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Mallikādevī Suttaṃ

(A.ii.203)

To Queen Mallikā

At one time the Blessed One was dwelling at Sāvatthi in Prince Jeta’s grove at Anāthapiṇḍika’s monastery. Then Queen Mallikā approached the Blessed One, and having approached, paid homage to the Blessed One and sat down at once side. Sitting at one side Queen Mallikā said to the Blessed One:–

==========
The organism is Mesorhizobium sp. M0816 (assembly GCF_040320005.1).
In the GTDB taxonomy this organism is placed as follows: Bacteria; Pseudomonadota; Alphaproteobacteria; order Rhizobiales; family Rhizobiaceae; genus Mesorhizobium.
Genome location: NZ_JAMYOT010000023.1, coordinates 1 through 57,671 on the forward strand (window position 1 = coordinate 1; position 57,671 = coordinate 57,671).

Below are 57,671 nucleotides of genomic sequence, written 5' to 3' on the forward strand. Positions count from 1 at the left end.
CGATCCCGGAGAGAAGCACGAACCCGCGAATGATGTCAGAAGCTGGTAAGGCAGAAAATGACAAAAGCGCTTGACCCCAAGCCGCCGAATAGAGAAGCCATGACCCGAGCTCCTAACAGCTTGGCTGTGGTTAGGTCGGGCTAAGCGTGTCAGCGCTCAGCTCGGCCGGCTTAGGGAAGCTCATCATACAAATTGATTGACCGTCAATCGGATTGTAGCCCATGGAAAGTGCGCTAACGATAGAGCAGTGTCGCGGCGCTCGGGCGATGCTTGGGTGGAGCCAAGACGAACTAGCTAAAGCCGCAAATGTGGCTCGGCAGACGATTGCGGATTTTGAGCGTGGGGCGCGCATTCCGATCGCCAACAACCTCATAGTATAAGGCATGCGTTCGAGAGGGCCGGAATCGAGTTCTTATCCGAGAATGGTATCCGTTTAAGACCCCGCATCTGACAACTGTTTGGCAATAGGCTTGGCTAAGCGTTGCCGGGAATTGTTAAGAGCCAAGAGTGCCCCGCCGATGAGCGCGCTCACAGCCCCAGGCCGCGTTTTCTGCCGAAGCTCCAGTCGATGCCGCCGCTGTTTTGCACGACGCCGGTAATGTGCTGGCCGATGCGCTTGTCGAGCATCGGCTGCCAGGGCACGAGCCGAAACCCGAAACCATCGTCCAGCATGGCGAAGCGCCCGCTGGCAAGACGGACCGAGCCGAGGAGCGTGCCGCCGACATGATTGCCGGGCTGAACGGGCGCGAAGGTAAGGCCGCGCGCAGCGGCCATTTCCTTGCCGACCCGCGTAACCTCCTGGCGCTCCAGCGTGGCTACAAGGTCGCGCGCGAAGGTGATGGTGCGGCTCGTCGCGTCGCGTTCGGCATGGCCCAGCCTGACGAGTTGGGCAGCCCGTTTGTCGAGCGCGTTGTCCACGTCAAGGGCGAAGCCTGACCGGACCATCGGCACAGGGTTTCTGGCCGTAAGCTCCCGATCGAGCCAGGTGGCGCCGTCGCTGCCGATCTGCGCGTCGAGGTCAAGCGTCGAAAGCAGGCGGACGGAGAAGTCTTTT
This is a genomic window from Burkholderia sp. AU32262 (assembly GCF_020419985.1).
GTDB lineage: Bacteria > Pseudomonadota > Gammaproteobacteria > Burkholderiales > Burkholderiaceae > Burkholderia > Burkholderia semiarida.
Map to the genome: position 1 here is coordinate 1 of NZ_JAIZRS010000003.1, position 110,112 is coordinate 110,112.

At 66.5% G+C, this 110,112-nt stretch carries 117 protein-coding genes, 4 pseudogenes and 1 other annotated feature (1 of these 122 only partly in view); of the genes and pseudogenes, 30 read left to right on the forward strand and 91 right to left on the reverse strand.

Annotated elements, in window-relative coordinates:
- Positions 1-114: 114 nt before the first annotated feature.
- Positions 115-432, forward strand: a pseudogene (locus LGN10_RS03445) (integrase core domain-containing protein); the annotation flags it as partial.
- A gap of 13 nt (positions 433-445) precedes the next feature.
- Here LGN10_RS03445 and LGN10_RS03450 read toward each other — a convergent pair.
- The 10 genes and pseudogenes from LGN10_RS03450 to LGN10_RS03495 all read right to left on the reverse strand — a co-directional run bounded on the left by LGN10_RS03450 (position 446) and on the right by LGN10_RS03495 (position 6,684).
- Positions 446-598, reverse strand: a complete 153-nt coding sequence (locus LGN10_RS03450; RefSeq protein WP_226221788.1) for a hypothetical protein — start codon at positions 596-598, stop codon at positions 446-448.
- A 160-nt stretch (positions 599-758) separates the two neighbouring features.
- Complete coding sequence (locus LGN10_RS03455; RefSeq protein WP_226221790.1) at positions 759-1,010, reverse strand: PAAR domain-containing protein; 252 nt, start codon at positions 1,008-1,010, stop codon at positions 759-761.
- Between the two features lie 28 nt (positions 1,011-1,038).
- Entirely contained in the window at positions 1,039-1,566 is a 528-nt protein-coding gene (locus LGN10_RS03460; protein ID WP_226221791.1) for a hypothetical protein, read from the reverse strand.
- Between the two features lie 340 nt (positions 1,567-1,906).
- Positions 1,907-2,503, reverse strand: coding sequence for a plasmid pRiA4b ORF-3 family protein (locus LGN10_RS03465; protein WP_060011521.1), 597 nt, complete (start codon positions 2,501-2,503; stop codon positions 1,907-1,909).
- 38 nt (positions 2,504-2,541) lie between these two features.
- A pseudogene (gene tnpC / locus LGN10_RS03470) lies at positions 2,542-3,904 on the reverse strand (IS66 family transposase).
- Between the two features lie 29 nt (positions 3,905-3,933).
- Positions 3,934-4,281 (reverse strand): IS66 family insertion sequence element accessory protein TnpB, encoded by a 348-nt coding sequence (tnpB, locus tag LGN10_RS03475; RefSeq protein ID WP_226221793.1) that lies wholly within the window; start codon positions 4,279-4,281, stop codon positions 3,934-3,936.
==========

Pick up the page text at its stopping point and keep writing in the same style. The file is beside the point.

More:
“Venerable sir, what is the cause, what is the reason that some women are ugly (dubaṇṇā), unshapely (durūpā), of evil appearance (supāpikā),¹ poor (daliddā), with little property (appassakā), little wealth (appabhogā), and little influence (appesakkhā)? Venerable sir, what is the cause, what is the reason that some women are ugly, unshapely, of evil appearance, but rich, with much property, great wealth, and great influence? Venerable sir, what is the cause, what is the reason that some women are beautiful (abhirūpa), extremely (paramāya) pleasing to behold (dassanīyā pāsādikā), endowed with lotus-like complexion (vaṇṇapokkharatāya samannāgatā), but poor, with little property, little wealth, and little influence? Venerable sir, what is the cause, what is the reason that some women are beautiful, extremely pleasing to behold, endowed with lotus-like complexion, and rich, with much property, great wealth, and great influence?”